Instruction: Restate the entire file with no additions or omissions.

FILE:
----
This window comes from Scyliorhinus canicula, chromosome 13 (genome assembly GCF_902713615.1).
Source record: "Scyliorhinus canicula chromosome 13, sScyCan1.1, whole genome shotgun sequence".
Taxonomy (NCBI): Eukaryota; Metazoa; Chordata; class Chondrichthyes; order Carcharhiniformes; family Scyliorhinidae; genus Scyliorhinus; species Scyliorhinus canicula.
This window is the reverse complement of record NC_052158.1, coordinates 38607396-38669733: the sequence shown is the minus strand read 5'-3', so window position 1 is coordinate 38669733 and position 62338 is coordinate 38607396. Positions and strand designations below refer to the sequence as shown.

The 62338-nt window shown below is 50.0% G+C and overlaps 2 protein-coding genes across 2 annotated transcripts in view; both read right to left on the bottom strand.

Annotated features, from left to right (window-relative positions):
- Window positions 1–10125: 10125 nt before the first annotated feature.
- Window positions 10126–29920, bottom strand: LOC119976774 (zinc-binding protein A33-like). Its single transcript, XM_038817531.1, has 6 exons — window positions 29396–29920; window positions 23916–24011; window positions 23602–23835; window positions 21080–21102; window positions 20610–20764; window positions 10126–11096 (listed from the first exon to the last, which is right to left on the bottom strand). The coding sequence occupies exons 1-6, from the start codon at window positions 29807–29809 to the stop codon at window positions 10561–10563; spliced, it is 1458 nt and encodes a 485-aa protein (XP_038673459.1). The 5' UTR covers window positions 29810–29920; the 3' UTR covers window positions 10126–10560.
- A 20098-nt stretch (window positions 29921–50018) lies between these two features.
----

This window comes from Scyliorhinus canicula, chromosome 13 (genome assembly GCF_902713615.1).
Source record: "Scyliorhinus canicula chromosome 13, sScyCan1.1, whole genome shotgun sequence".
Taxonomy (NCBI): Eukaryota; Metazoa; Chordata; class Chondrichthyes; order Carcharhiniformes; family Scyliorhinidae; genus Scyliorhinus; species Scyliorhinus canicula.
This window is the reverse complement of record NC_052158.1, coordinates 38607396-38669733: the sequence shown is the minus strand read 5'-3', so window position 1 is coordinate 38669733 and position 62338 is coordinate 38607396. Positions and strand designations below refer to the sequence as shown.

The 62338-nt window shown below is 50.0% G+C and overlaps 2 protein-coding genes across 2 annotated transcripts in view; both read right to left on the bottom strand.

Annotated features, from left to right (window-relative positions):
- Window positions 1–10125: 10125 nt before the first annotated feature.
- Window positions 10126–29920, bottom strand: LOC119976774 (zinc-binding protein A33-like). Its single transcript, XM_038817531.1, has 6 exons — window positions 29396–29920; window positions 23916–24011; window positions 23602–23835; window positions 21080–21102; window positions 20610–20764; window positions 10126–11096 (listed from the first exon to the last, which is right to left on the bottom strand). The coding sequence occupies exons 1-6, from the start codon at window positions 29807–29809 to the stop codon at window positions 10561–10563; spliced, it is 1458 nt and encodes a 485-aa protein (XP_038673459.1). The 5' UTR covers window positions 29810–29920; the 3' UTR covers window positions 10126–10560.
- A 20098-nt stretch (window positions 29921–50018) lies between these two features.